The underpaid, overworked Chinese workers of Foxconn have had enough, according to a new report by China Labor Watch: thousands have gone on strike over immense iPhone manufacturing pressure and fistfights with their bosses.
UPDATE: Foxconn is claiming that there are no strikes going on, everything is normal, and that production at all plants is on schedule.
The report comes after both a claimed uptick in working conditions by Foxconn, and a shortage of new iPhones—the most intricate of all time—on Apple's part. The latter, the labor watchdog claims, pushed Apple to demand greater output (and longer hours) by its outsourced labor army—and a steep drop in quality. Simply, people were being asked to build extremely sophisticated things without proper training. Exasperated by stretched hours and seemingly unfair expectations, the workers started beating up quality control staff, caught between enraged labor and indifferent management:
Quality control inspectors fell into to conflicts with workers and were beat up multiple times by workers. Factory management turned a deaf ear to complaints about these conflicts and took no corrective measures. The result of both of these circumstances was a widespread work stoppage on the factory floor among workers and inspectors.
According to workers, there was a fight between workers and quality control inspectors in area K that led to the damage in inspection room CA, the injury of some people, and the hospitalization of others. After this, another similar incident occurred in area K, once again leading to quality control inspectors getting beat up.
CLW's Executive Director, Li Qiang, says the reasons for the strike are simple: "these workers just have too much pressure." This certainly isn't the first time violence has been reported from the iPhone machine, and although the alleged 4,000 striking workers are a tiny part of Foxconn's staff in the hundreds of thousands, it could be enough to slow (or halt) iPhone 5 production. Which means you might have to wait a couple weeks longer for your (blood-spattered?) handset.
China Labor Watch
October 5, 2012
FOR IMMEDIATE RELEASE:
(New York) China Labor Watch (CLW) announced that at 1:00PM on October 5 (Beijing time), a strike occurred at Foxconn's Zhengzhou factory that, according to workers, involved three to four thousand production workers. In addition to demanding that workers work during the holiday, Foxconn raised overly strict demands on product quality without providing worker training for the corresponding skills. This led to workers turning out products that did not meet standards and ultimately put a tremendous amount of pressure on workers. Additionally, quality control inspectors fell into to conflicts with workers and were beat up multiple times by workers. Factory management turned a deaf ear to complaints about these conflicts and took no corrective measures. The result of both of these circumstances was a widespread work stoppage on the factory floor among workers and inspectors.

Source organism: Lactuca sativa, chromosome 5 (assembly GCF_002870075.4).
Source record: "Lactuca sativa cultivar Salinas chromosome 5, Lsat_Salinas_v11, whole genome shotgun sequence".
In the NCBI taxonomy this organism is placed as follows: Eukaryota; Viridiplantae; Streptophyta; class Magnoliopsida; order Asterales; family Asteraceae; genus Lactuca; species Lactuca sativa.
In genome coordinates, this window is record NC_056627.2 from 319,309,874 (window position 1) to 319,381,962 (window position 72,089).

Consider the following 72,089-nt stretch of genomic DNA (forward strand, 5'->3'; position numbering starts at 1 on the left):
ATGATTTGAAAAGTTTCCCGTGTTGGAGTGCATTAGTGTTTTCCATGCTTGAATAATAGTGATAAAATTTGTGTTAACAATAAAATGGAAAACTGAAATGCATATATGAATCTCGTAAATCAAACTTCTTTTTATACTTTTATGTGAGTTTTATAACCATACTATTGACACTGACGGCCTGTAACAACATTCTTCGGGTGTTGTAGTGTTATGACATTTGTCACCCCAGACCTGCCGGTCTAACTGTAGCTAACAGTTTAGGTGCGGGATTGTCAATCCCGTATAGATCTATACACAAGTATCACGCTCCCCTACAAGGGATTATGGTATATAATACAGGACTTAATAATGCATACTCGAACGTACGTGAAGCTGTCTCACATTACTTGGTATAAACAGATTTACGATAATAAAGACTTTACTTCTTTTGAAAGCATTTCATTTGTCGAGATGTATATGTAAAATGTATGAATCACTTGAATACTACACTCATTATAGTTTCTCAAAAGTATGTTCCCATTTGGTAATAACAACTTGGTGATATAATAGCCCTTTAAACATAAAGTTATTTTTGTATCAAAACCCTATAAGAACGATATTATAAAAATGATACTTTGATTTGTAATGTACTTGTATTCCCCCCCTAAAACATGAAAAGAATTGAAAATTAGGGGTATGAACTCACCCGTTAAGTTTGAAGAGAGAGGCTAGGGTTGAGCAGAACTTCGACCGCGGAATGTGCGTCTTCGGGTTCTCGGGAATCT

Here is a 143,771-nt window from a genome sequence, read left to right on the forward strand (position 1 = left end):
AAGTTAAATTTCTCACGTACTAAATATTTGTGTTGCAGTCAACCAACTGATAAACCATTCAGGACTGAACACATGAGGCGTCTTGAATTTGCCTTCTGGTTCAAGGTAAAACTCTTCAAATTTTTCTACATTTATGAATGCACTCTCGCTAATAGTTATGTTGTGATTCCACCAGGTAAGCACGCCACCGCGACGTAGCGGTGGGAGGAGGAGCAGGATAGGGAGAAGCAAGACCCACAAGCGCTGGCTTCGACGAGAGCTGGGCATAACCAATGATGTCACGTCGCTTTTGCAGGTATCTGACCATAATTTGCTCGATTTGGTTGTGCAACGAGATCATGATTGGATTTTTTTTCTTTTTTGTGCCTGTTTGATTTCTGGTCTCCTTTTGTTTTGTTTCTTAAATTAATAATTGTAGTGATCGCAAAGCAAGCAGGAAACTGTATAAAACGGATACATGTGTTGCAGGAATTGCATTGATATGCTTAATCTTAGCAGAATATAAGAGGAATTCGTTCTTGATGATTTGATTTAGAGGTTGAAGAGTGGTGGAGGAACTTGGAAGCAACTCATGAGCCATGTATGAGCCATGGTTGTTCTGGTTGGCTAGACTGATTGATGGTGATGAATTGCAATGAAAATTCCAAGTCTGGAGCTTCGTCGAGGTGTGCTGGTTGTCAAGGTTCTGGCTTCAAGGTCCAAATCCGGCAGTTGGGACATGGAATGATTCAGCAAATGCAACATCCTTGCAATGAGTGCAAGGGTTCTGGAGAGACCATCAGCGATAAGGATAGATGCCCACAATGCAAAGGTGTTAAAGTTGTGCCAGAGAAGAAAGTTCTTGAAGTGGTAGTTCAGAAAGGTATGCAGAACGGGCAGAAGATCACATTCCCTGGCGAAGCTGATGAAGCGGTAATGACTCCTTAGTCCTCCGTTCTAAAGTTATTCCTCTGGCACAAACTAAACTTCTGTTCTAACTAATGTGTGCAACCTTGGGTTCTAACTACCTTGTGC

The majority of workers who participated in this strike were workers from the OQC (onsite quality control) line. According to workers, multiple iPhone 5 production lines from various factory buildings were in a state of paralysis for the entire day. It was reported that factory management and Apple, despite design defects, raised strict quality demands on workers, including indentations standards of 0.02mm and demands related to scratches on frames and back covers. With such demands, employees could not even turn out iPhones that met the standard. This led to a tremendous amount of pressure on workers. On top of this, they were not permitted to have a vacation during the holiday. This combination of factors led to the strike.
That quality control inspectors would also strike is of no surprise. According to workers, there was a fight between workers and quality control inspectors in area K that led to the damage in inspection room CA, the injury of some people, and the hospitalization of others. After this, another similar incident occurred in area K, once again leading to quality control inspectors getting beat up. Yesterday, inspectors in area L received physical threats. When inspectors reported these issues to factory management, the management simply ignored and turned their back on the issue. For these reasons, all day and night shift inspectors carried out a work stoppage today that paralyzed the production lines.
CLW Executive Director Li Qiang said, "This strike is a result of the fact that these workers just have too much pressure."
About China Labor Watch:
Founded in 2000, China Labor Watch is an independent not-for-profit organization. In the past ten years, CLW has collaborated with labor organizations and the media to conduct a series of in-depth assessments of factories in China that produce toys, bikes, shoes, furniture, clothing, and electronics for some of the largest companies. CLW's New York office creates reports from these investigations, educates the international community on supply chain labor issues, and pressures corporations to improve conditions for workers.
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